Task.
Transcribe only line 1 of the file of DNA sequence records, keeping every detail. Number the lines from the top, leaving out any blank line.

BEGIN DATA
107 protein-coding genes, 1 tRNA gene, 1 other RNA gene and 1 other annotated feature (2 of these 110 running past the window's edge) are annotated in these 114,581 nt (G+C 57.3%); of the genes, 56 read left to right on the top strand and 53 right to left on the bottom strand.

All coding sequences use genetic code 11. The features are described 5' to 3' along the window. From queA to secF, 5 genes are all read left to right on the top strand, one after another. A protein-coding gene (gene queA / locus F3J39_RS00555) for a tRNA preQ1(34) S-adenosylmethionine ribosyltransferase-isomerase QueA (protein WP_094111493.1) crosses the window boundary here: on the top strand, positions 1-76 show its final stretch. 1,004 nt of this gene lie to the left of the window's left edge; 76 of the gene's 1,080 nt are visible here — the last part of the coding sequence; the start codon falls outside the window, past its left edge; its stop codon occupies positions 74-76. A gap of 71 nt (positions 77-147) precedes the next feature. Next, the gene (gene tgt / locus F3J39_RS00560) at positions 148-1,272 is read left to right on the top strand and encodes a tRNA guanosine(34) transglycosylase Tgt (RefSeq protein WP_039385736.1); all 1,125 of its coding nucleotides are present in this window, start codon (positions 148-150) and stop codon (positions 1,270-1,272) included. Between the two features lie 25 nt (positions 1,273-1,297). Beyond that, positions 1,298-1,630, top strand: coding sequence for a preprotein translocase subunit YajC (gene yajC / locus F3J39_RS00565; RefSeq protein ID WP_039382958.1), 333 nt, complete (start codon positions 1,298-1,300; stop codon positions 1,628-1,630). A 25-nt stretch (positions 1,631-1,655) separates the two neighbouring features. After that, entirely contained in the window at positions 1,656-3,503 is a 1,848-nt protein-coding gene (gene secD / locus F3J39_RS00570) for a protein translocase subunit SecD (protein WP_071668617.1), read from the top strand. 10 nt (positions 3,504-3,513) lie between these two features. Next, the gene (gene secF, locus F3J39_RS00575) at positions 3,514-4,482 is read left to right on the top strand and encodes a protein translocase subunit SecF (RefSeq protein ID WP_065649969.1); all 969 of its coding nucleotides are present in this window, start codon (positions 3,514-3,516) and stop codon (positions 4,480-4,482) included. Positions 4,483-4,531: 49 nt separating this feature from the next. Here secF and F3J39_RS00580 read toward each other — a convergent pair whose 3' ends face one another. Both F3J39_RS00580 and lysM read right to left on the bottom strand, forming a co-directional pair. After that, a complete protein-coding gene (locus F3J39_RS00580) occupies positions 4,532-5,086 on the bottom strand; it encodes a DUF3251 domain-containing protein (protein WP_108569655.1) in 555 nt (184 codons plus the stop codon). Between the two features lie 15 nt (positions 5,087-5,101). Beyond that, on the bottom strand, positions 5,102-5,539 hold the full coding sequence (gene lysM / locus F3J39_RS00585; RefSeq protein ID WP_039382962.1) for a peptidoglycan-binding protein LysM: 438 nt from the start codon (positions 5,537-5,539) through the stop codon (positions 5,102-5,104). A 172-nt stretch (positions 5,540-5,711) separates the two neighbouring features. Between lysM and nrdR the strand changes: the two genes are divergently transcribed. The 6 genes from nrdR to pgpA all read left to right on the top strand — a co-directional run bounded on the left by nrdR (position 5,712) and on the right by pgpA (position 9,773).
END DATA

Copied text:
107 protein-coding genes, 1 tRNA gene, 1 other RNA gene and 1 other annotated feature (2 of these 110 running past the window's edge) are annotated in these 114,581 nt (G+C 57.3%); of the genes, 56 read left to right on the top strand and 53 right to left on the bottom strand.